I don't know all of the answers. But I know a lot of questions.
I don't have to bury my ego far to enjoy the company of smart people. I appreciate those who are smarter than I am. A friend once said to me "Why do you insist on believing that everyone is as intelligent as you are?" The answer is because I want them to be. I'm comfortable when they are, but I especially enjoy benefiting from the company of those who's minds work better and faster than mine. How else can one learn to think like a pro without the example of seeing and hearing how it's done?
One of the things I learned from great thinkers is that they are not prejudiced against those who's minds are slower by comparison. It means they are not intimidated by lazy logic, retarded reasoning or an insufficient intellect.
I used to know a linguist and philosopher named John. He was such a thinker. I once presented him with the problem which is the Weekend Puzzle for today (see below). He solved it in less than a minute. Everyone around was stunned, except for his girl friend.
The thing abut John was his tireless curiosity. He focused all of his intense concentration on anything and everything that came to his notice. It didn't seem to matter to him if it was a complicated mathematical problem, a pot of stew, a political issue, a ball game or an ethical dilemma. Everything got his attention and analysis.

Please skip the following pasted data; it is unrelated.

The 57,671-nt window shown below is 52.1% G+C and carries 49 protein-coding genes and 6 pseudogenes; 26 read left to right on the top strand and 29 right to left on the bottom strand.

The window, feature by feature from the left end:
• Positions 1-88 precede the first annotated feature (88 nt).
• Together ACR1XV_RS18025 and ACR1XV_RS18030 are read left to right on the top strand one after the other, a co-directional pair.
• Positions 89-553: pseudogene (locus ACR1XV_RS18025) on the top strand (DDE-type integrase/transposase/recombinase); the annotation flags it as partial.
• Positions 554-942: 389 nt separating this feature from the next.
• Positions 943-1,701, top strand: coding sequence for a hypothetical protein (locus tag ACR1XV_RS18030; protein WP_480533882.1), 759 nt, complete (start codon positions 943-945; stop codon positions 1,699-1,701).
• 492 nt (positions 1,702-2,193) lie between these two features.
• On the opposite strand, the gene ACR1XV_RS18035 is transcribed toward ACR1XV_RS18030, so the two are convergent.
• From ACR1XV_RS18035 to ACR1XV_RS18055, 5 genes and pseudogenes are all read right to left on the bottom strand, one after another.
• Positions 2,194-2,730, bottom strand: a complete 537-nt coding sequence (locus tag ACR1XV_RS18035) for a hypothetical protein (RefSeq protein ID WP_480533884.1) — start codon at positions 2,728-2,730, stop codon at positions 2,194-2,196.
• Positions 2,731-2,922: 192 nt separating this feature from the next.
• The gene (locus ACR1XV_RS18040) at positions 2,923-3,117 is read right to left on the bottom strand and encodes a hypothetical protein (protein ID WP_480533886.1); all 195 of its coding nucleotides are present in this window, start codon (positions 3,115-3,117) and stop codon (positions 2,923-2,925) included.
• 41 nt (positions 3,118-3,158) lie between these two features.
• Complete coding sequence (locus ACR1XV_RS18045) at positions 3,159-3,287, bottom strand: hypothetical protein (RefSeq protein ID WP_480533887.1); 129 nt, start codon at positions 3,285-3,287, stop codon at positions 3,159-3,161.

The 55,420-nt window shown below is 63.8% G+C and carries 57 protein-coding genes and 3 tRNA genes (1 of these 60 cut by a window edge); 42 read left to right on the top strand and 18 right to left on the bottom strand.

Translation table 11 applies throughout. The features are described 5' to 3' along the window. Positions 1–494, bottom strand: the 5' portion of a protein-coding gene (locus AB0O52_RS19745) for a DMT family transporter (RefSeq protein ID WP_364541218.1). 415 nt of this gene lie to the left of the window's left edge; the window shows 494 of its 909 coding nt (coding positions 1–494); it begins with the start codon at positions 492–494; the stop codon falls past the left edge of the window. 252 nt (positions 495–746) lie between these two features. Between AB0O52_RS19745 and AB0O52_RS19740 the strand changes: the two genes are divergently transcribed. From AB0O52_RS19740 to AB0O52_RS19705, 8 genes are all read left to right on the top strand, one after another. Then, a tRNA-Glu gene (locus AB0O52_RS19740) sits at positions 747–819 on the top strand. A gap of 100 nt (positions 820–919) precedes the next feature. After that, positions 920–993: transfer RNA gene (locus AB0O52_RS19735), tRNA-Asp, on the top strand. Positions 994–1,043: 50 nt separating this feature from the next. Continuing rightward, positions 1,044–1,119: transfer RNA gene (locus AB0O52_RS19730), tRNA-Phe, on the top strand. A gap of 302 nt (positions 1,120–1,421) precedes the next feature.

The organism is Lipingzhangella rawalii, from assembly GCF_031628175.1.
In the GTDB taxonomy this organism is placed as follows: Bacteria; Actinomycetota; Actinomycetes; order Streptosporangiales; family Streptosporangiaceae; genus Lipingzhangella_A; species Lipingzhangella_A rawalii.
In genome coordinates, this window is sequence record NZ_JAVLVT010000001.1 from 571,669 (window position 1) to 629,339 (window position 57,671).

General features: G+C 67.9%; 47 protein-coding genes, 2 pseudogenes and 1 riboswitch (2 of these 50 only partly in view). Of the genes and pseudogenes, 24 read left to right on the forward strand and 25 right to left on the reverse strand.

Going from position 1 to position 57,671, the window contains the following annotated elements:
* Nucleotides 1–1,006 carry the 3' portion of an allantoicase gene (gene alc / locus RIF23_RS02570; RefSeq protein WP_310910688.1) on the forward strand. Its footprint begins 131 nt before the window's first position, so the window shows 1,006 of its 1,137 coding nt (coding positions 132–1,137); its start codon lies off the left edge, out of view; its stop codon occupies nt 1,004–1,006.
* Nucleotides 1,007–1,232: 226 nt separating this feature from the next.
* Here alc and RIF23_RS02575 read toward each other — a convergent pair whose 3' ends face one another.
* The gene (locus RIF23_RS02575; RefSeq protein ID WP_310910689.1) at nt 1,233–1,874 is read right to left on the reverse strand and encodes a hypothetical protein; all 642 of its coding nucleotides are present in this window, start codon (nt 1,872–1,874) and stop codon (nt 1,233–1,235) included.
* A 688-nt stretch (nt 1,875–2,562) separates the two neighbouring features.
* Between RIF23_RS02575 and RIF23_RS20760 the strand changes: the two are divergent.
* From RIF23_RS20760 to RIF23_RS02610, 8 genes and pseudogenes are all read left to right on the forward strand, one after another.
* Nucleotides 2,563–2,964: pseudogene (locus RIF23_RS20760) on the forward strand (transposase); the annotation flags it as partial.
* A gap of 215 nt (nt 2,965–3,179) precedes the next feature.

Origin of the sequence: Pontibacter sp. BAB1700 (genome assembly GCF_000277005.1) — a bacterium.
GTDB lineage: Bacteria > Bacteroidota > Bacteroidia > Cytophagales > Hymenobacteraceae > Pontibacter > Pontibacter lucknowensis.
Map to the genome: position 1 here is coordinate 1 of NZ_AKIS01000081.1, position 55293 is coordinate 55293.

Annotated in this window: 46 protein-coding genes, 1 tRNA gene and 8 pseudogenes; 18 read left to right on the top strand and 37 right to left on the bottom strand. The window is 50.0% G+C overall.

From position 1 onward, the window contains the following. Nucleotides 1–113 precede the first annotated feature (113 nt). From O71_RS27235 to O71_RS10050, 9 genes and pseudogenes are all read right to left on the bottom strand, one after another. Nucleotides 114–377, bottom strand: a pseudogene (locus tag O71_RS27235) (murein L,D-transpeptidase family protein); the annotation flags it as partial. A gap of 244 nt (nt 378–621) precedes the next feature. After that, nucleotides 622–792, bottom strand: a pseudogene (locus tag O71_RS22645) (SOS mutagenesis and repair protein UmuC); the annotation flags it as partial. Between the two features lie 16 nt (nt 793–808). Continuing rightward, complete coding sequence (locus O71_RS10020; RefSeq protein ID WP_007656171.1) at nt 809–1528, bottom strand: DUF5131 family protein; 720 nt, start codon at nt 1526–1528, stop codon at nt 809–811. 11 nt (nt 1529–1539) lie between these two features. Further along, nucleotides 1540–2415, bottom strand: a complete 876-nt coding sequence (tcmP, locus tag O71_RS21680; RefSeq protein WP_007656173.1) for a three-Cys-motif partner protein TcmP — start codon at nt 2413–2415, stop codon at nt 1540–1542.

Also, he wasn't a stern, somber felloe but he laughed a lot and enjoyed life. He was not a man of opinions, as far as I know, but one of reason, a sense of humor and no preconceptions.
Such a man can be an inspiration to any age. He taught me not to make assumptions but to ask questions. He taught me to trust my intellect. He showed me that the answers are already there and just need to be discovered. And every time he discovered an answer he was eager to share it with people.
I don't know how smart I am in comparison with the rest of the world in spite of what my friend asked, but I know I am smarter as a resulting of knowing John.
DB - The Vagabond
A man goes out gambling one day. He goes to the first casino and pays $4 entrance fee. While there he doubles his money and pays $4 to leave.
He goes to a second casino which charges him $4 to enter. He doubles his money and then pays another $4 to get out.
At the third casino he pays the $4 to enter. While in there he doubles his money and again pays $4 to exit.
Feeling good he enters a fourth casino, pays the $4 entry fee and doubles his money. After he pays the $4 to leave that casino he has no money left. He's broke.
How much money did he have to begin with, before he entered the first casino?
(Keep in mind that John the philosopher, solved this in 30 seconds or so seconds. See how well you do.)